While Wall Street handed Walmart (WMT) a lump of coal on Thursday in response to third-quarter earnings, the world's largest retailer managed to score several big wins in front of the crucial holiday shopping season.
Walmart's stock fell about 3% in early trading Thursday as total sales rose 0.7% from the prior year to $118.2 billion, missing Wall Street forecasts for $118.8 billion. Sales were clipped by $2.1 billion due to the relative strength of the U.S. dollar since the summer months. Food price deflation didn't help the company, either.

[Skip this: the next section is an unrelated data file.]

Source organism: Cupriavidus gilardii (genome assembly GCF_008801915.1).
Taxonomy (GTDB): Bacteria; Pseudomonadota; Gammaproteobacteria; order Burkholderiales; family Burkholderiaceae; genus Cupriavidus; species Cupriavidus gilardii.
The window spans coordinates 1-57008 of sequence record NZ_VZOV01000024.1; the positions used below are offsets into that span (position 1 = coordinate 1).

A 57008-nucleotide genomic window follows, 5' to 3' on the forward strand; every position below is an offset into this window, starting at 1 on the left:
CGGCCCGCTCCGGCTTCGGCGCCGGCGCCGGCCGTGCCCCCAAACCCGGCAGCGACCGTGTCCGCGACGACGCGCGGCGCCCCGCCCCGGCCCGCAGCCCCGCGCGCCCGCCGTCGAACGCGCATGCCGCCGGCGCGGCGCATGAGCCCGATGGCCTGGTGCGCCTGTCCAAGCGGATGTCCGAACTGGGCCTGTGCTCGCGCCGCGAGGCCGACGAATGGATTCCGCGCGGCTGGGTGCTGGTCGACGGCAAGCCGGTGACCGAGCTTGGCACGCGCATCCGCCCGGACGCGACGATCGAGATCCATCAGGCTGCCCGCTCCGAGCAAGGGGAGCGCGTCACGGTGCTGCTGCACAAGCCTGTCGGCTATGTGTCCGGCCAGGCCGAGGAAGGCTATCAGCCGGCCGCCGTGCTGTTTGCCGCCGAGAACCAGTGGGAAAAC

Earnings came in at 98 cents a share, beating projections for 96 cents a share. Walmart lifted its full-year earnings outlook to $4.20 to $4.35 a share from previous guidance of $4.15 to $4.35 a share.
Here are several key things Wall Street may have overlooked in Walmart's earnings report that suggest the holiday season may turn out pretty festive for the Bentonville, AR. based discounter.
Walmart has more momentum headed into holidays than its archnemesis.
Amid investments in lower merchandise prices and higher wages for store workers, Walmart's U.S. sales are on the comeback trail. Walmart U.S. notched a same-store sales increase of 1.2%, the division's ninth straight gain. Meanwhile, Target's (TGT) third-quarter same-store sales fell for the second consecutive quarter, dropping 0.2%.
The momentum this year for Walmart is a sign its initiatives to draw in spendthrift U.S. shoppers are working, and may pay big dividends during the holiday season.